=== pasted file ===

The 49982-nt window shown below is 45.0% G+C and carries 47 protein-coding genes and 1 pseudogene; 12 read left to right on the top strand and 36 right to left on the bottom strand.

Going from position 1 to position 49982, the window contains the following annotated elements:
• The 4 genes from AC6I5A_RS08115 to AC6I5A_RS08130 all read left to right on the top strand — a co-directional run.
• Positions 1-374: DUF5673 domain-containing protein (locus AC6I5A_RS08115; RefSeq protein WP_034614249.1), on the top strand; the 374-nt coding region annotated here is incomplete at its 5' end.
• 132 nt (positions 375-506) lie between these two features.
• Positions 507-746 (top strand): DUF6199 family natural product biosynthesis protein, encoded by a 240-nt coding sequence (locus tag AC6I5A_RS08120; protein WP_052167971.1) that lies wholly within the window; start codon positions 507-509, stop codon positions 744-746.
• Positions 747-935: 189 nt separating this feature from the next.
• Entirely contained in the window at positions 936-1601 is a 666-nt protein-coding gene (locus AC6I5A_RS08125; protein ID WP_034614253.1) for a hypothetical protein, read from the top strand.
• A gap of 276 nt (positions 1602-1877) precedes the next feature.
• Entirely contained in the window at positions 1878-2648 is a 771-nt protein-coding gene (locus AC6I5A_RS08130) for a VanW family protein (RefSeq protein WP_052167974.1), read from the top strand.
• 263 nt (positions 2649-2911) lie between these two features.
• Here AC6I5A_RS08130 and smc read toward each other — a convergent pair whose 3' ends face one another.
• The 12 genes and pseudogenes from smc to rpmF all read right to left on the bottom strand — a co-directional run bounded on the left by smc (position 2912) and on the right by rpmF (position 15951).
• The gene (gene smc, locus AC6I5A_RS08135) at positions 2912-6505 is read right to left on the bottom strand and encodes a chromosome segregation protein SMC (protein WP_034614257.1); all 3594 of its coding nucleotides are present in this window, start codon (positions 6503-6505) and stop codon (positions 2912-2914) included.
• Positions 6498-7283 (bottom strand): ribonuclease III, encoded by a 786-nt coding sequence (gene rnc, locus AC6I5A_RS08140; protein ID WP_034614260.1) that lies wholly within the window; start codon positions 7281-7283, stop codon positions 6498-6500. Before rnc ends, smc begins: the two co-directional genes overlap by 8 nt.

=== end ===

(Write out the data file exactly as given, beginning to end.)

The 49982-nt window shown below is 45.0% G+C and carries 47 protein-coding genes and 1 pseudogene; 12 read left to right on the top strand and 36 right to left on the bottom strand.

Going from position 1 to position 49982, the window contains the following annotated elements:
• The 4 genes from AC6I5A_RS08115 to AC6I5A_RS08130 all read left to right on the top strand — a co-directional run.
• Positions 1-374: DUF5673 domain-containing protein (locus AC6I5A_RS08115; RefSeq protein WP_034614249.1), on the top strand; the 374-nt coding region annotated here is incomplete at its 5' end.
• 132 nt (positions 375-506) lie between these two features.
• Positions 507-746 (top strand): DUF6199 family natural product biosynthesis protein, encoded by a 240-nt coding sequence (locus tag AC6I5A_RS08120; protein WP_052167971.1) that lies wholly within the window; start codon positions 507-509, stop codon positions 744-746.
• Positions 747-935: 189 nt separating this feature from the next.
• Entirely contained in the window at positions 936-1601 is a 666-nt protein-coding gene (locus AC6I5A_RS08125; protein ID WP_034614253.1) for a hypothetical protein, read from the top strand.
• A gap of 276 nt (positions 1602-1877) precedes the next feature.
• Entirely contained in the window at positions 1878-2648 is a 771-nt protein-coding gene (locus AC6I5A_RS08130) for a VanW family protein (RefSeq protein WP_052167974.1), read from the top strand.
• 263 nt (positions 2649-2911) lie between these two features.
• Here AC6I5A_RS08130 and smc read toward each other — a convergent pair whose 3' ends face one another.
• The 12 genes and pseudogenes from smc to rpmF all read right to left on the bottom strand — a co-directional run bounded on the left by smc (position 2912) and on the right by rpmF (position 15951).
• The gene (gene smc, locus AC6I5A_RS08135) at positions 2912-6505 is read right to left on the bottom strand and encodes a chromosome segregation protein SMC (protein WP_034614257.1); all 3594 of its coding nucleotides are present in this window, start codon (positions 6503-6505) and stop codon (positions 2912-2914) included.
• Positions 6498-7283 (bottom strand): ribonuclease III, encoded by a 786-nt coding sequence (gene rnc, locus AC6I5A_RS08140; protein ID WP_034614260.1) that lies wholly within the window; start codon positions 7281-7283, stop codon positions 6498-6500. Before rnc ends, smc begins: the two co-directional genes overlap by 8 nt.